Saurav Dhakal
Founder and Curator of the Story Cycle. British Council International Climate Champion 2011

In 2010, I was working for Kantipur news when the British Council called for applications for International Climate Champion. At the time I was covering wildlife and animal issues on my individual blog site called Story Cycle. This was the opportunity I got to pitch my story to the selection committee.

My idea was to travel to different parts of the country, like the Himalayan region and collect stories of how climate change is affecting the people there. I wanted to be their voice and get that voice heard globally through a respected media platform. After I was as selected International Climate Champion, I received a seed funding to make my blog an institutive platform and to design a better website. Not only that I also got an opportunity to become a part of a 20-member team of climate champions. This provided me with many opportunities to both learn and teach.
As the International Climate Champion, I also got the opportunity to be a part of the Great Himalayan Trail Smart Celebrity Trek in 2012. It was a 99-day walk where I got to travel from the east of my country to the west. That participation had big rewards for me because I was able to see my own country for myself. The stories collected from there, which I published on my website, also helped to improve my personality. Story Cycle, my innovative media platform, got even bigger.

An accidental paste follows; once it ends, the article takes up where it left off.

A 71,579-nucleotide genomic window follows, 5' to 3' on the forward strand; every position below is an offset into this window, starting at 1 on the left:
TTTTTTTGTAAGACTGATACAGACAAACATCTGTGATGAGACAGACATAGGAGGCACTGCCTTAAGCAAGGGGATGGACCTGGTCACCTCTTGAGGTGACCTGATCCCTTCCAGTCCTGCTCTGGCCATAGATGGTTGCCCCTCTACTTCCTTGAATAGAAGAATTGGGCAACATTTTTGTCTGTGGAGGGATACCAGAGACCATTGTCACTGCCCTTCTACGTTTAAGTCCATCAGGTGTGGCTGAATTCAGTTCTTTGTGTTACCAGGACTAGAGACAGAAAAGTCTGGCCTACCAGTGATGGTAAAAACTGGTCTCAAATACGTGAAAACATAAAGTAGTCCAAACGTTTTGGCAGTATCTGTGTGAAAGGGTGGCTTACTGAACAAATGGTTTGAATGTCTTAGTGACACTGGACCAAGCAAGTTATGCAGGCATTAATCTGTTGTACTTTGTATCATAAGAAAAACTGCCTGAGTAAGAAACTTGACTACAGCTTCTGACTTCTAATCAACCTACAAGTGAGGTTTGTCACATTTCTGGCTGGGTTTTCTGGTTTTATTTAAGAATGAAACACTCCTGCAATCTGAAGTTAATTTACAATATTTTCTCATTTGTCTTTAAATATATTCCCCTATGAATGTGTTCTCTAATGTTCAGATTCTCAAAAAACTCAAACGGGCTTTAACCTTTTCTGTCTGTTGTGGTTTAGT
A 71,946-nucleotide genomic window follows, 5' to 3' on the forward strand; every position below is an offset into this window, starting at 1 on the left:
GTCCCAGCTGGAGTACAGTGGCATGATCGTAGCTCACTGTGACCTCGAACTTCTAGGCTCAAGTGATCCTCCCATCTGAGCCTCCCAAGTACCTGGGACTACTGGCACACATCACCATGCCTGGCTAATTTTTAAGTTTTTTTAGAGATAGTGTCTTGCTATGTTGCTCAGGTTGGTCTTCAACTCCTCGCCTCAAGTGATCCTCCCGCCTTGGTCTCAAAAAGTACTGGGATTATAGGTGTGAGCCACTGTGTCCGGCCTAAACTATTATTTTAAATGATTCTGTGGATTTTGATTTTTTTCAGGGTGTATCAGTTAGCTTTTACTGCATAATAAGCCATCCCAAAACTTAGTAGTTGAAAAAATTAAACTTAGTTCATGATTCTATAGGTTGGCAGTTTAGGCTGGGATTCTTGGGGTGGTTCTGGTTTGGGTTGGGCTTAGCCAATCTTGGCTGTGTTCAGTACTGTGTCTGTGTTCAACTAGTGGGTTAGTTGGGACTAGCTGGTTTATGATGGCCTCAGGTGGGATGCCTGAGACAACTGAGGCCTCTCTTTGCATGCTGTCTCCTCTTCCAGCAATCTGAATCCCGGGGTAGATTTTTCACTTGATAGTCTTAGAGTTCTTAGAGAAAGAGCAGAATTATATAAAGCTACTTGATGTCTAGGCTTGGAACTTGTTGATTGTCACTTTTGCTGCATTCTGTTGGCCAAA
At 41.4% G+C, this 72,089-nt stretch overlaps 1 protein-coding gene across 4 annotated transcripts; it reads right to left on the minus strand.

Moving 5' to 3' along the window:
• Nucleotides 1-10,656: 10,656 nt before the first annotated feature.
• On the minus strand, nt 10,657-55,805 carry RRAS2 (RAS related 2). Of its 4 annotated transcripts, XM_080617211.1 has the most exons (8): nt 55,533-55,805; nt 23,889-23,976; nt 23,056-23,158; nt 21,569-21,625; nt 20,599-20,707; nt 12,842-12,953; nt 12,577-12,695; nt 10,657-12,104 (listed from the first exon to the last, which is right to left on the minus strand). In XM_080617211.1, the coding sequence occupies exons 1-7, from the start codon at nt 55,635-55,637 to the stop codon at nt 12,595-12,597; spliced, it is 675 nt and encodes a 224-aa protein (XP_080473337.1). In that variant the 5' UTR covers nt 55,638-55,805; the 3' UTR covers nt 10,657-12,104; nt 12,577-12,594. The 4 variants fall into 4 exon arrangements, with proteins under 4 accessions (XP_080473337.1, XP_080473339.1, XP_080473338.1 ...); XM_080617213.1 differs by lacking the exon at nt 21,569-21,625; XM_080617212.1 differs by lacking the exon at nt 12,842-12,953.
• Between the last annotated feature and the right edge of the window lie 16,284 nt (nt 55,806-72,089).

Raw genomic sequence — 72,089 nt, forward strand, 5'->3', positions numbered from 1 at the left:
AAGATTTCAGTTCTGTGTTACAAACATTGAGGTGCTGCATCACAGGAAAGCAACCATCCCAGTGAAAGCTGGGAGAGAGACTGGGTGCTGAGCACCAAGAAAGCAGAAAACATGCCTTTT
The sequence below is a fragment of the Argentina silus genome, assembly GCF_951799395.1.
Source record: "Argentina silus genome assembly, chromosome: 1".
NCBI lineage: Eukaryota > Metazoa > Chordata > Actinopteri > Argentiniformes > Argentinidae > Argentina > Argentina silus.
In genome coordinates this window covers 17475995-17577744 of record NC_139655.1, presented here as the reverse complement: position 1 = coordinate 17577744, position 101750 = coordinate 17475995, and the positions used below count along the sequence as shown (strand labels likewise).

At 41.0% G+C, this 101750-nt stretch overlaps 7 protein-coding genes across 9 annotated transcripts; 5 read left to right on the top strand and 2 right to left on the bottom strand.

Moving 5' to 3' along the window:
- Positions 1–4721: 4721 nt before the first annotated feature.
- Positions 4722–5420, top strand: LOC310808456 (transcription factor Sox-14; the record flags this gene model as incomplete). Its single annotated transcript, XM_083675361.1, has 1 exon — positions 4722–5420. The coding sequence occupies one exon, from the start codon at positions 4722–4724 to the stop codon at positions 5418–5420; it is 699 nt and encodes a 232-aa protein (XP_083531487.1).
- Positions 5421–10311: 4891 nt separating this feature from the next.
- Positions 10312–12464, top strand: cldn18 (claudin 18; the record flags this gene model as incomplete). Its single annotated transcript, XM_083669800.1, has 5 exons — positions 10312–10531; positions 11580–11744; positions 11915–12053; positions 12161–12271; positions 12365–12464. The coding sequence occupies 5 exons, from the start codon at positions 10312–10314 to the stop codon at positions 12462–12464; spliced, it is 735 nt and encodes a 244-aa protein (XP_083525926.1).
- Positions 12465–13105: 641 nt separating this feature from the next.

I am currently involved in a new project with the British Council using storytelling and story mapping techniques. We are piloting the first project in Teku; then moving on to Sindhuli, Barpak, and Damauli. The main idea of this project is to use mapping techniques to identify resources and to collect stories. We call it the 3Ps: people, product and place. The plan was to collect stories of people, product and place in order to help create a branding of those cities. We hope this will empower the youth of those areas to create employment opportunity for themselves and contribute to the development of their cities.

Nine years ago, becoming the British Council Climate Champion gave me confidence that my idea was marketable. The networking opportunity locally, nationally and internationally all helped me polish my ideas. The Great Himalayan trail, which followed, shaped the way I think and how I work. It also helped me to build my personality and my team. This is why I feel that my relationship with the British Council is a very strong one.

I heartily thank the British Council for the 60 years of work in Nepal and offer my best wishes for the coming years.